"The Secret Life of Walter Mitty" is a fictional story written by James Thurber and published in 1939. The story is about a man named Walter Mitty, who has extremely vivid daydreams that serve as an escape from his mundane real life. While Mitty is a fictional character, James Thurber said that he loosely based the character off of a friend from his own life named Walter Mithoff, who was prone to frequent daydreams.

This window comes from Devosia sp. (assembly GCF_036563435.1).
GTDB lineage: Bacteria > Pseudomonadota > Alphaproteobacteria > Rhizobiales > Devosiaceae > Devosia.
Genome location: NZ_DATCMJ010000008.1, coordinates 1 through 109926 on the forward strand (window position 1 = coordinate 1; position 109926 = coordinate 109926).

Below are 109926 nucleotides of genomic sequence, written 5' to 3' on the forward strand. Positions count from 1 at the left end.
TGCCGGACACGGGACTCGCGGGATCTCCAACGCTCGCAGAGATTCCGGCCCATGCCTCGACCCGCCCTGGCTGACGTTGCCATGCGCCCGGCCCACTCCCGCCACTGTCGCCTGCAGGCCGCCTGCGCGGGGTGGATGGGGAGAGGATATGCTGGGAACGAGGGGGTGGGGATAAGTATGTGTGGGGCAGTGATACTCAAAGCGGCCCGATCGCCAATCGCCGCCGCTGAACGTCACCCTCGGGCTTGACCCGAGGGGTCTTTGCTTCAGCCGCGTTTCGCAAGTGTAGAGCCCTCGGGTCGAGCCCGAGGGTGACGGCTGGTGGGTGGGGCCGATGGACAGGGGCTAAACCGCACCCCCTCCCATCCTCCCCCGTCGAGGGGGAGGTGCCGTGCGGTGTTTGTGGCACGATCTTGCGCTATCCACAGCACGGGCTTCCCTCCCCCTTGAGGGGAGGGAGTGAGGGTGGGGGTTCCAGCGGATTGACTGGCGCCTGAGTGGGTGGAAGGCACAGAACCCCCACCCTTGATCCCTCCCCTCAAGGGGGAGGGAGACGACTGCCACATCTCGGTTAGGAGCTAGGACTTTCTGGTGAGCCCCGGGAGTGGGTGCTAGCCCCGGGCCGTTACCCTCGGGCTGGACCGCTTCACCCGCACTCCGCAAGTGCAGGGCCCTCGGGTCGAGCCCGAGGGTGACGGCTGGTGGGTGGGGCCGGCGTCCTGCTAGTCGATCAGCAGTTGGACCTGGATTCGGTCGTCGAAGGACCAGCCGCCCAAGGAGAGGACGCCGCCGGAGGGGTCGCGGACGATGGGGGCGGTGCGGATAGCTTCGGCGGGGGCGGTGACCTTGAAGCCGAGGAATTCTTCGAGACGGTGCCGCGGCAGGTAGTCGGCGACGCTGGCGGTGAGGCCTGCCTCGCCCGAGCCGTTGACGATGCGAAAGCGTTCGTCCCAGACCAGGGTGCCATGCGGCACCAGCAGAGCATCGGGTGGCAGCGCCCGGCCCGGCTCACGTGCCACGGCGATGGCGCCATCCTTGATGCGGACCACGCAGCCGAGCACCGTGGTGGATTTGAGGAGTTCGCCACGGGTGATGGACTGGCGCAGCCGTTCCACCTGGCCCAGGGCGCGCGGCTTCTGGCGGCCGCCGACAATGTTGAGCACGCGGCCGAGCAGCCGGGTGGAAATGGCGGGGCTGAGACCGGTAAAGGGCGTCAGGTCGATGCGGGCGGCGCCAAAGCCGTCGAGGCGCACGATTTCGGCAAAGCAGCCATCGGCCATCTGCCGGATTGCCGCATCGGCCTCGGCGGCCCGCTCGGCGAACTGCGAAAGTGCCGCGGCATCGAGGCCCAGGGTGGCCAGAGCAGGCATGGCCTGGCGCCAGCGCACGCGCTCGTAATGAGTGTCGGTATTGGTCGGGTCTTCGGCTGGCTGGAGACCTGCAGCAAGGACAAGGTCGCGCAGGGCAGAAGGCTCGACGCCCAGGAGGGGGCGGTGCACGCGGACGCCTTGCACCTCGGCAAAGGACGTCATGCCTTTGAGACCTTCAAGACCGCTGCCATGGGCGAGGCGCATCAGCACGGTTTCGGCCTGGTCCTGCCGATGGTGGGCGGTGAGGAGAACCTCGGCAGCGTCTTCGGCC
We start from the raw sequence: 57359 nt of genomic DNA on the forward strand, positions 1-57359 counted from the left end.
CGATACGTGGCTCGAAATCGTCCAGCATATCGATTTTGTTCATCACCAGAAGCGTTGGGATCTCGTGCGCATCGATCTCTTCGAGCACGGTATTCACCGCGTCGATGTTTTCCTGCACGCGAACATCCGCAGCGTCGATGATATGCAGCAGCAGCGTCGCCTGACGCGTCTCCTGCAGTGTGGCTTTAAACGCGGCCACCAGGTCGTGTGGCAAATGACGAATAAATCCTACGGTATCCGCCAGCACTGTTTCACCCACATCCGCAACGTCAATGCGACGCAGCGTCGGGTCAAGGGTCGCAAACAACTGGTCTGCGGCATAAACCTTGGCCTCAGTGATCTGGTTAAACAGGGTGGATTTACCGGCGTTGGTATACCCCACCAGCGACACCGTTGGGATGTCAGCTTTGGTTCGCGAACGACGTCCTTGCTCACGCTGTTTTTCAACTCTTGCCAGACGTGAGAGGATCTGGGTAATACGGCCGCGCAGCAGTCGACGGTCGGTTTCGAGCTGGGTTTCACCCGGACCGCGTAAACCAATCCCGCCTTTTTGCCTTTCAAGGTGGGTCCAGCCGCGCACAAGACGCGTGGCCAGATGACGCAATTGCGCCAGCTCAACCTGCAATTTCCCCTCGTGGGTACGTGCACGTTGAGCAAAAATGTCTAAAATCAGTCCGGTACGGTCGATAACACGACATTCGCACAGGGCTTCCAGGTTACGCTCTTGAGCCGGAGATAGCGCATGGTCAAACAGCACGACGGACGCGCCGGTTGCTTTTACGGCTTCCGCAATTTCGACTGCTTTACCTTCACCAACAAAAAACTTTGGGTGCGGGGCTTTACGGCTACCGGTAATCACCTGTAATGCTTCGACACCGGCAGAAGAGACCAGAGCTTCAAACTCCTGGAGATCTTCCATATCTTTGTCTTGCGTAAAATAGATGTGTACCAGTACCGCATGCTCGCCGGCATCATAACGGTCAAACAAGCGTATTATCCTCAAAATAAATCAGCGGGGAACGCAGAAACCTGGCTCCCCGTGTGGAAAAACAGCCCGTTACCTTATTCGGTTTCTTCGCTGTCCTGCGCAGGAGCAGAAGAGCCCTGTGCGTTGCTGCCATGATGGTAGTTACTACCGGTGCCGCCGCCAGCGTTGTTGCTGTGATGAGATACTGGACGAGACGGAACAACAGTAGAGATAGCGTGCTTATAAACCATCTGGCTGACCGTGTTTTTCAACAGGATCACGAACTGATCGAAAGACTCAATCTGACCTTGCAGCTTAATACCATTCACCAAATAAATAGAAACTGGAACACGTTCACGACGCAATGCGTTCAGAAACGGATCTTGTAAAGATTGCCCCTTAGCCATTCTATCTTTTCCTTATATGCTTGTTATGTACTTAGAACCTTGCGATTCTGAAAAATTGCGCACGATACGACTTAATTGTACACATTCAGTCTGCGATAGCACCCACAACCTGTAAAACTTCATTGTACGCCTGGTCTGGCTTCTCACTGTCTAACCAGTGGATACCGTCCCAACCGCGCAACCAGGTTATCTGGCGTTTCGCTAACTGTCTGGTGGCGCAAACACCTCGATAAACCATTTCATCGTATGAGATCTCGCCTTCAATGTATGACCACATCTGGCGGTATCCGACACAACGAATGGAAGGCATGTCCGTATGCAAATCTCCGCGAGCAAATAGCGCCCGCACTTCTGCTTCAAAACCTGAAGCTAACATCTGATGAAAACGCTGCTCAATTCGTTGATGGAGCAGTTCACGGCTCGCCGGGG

While Walter Mitty is a fictional character, one could argue that he represents the way in which all people try to use their minds to escape reality from time to time. For instance, consider how Mitty gives himself powerful traits in his imagination, like bravery and strength. These are traits that he lacks in real life. Like Mitty, many people imagine an idealized version of themselves in their mind. People also frequently imagine scenarios that make their life more exciting and dramatic, like Mitty's vision of being a bomber pilot. Mitty’s experience with constant daydreams is certainly an exaggeration of what most people experience, but the story does prompt the reader to reflect on ways in which they see themselves or the people around them who are also escaping from reality.